Fresh off of the previous Lord of the World post here at Life At 25 about the novel from 1907 that details with a stunning amount of accuracy the kind of world we might live in today, as well as telling the story of a great and terrible persecution of Christians until the end of all things, we have a very real story of serious persecution of Christians in the Middle East, If you don’t know what this Arabic character is, it is the letter nūn, and it was written on the homes of Christians in Mosul and surrounding communities in Iraq when the forces of ISIS/ISIL (Islamic State in Iraq and the Levant) took control of that area. ISIL has declared the establishment of a new caliphate, over which their leader Abu Bakr al-Baghdadi is Caliph. That may seem like silly bluster to our modern ears, but caliphates have not only existed before, but when followed through upon, Islamic caliphates historically tend to be powerful and long-lasting, usually because the Christian world has either been too preoccupied or too divided to deal with the expansionist tendencies of Islamic caliphates. One way that we can know that this new caliphate means business is that the letter nūn was specifically placed on the doors of Christians (to signify “Nazarene”), not unlike what was done to Jews in Nazi Germany. According to the traditional practices of caliphates, the Christians were reportedly given three choices: Convert to Islam, pay the Jizya tax (a traditional tax applied to non-Muslim “people of the Book”) in order to avoid a forced conversion, or leave with nothing but the clothes on their backs. At least one source that I’ve read claims that the Jizya that ISIL is charging Christians is the equivalent of around $250, which most of us could come up with, but is a lofty amount of money for many people in that part of the world.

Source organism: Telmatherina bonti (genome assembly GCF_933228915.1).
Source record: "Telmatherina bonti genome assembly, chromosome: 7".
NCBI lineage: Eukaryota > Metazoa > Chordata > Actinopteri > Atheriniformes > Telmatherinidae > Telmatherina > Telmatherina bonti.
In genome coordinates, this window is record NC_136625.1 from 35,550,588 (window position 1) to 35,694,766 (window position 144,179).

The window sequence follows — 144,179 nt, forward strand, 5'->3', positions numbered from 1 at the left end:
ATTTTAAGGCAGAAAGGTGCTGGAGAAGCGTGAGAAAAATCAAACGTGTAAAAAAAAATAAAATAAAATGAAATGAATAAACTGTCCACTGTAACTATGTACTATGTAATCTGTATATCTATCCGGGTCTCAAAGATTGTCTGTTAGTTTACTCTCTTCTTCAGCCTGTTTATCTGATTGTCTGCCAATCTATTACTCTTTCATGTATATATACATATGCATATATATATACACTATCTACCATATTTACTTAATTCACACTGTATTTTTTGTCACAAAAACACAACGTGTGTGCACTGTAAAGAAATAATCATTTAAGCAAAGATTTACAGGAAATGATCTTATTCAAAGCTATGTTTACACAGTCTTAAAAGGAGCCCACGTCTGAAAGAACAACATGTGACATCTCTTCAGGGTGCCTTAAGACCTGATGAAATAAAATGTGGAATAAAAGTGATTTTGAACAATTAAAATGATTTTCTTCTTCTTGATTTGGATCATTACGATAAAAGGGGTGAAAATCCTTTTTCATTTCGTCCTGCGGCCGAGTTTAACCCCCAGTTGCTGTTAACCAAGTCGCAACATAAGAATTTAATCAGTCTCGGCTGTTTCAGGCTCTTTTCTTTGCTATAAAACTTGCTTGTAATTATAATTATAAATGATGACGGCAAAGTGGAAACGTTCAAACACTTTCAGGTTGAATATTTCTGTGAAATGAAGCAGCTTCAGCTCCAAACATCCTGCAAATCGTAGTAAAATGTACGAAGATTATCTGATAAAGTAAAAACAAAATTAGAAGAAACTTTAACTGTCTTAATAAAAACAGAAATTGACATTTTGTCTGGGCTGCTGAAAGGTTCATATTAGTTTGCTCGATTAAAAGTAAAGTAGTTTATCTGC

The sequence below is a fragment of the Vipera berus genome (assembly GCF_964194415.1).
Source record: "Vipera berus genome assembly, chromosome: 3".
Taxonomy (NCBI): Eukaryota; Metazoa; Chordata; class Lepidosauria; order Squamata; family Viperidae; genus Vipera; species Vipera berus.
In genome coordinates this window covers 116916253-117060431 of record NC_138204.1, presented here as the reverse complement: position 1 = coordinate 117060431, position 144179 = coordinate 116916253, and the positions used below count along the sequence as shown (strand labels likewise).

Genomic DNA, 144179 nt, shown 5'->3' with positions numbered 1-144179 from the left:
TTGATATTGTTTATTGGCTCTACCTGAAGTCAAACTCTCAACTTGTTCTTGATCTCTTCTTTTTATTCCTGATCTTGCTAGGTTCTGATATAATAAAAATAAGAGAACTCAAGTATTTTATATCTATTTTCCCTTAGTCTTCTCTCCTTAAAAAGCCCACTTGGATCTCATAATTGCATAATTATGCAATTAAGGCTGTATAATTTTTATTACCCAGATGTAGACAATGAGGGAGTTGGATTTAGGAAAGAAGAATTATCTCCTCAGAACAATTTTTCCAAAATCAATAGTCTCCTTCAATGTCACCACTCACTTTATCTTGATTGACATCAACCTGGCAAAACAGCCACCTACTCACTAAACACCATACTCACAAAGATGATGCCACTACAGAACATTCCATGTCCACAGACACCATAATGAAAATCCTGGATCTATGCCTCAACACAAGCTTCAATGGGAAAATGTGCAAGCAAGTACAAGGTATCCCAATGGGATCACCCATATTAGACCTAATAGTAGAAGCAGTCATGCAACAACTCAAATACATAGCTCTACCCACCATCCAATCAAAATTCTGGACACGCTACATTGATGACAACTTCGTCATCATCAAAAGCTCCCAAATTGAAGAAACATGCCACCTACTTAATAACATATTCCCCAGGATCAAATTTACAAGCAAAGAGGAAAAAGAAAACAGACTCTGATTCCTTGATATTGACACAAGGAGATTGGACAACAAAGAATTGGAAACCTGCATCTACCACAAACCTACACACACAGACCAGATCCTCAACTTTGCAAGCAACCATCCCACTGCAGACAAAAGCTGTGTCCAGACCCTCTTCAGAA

The Catholic Patriarch of the Chaldeans has warned that the Church in Iraq faces nothing short of catastrophe, while the Washington Times reports that the Christians of Mosul don’t put much stock in the promises of peace if they pay the tax. Many of them apparently believe that this tax is being levied less for reasons of Islamic tradition and more for reasons of extortion. There seems to be no desire on the part of any outside powers to stop ISIL from establishing their caliphate in the areas under their control. We should have some concern based on the history of our faith with the last successful caliphate, that of the Ottoman Empire, which ISIL claims to wish to model itself after. The Empire of the Ottoman Caliphate called itself “the Eternal State,” while the new caliphate is simply using the name “the Islamic State.” Many historians often point to the cultural achievements of the Ottoman Empire, but the reality is that Christians were treated as dhimmi in accordance with Islamic law for much of that Empire’s history. That meant that Christians had the right to worship (so long as they paid the jizya), but their other freedoms were limited. These restrictions were in place until the 19th Century, when the “Eternal State” abolished them not because of some moral awakening, but because the Ottoman Empire desperately needed the support of Western powers in the Crimean War. This history is important, because if a caliphate is what is being built in Iraq and Syria, conditions may improve for the Christians there over a very long period of time (as they did under Ottoman rule), but not before a great amount of suffering.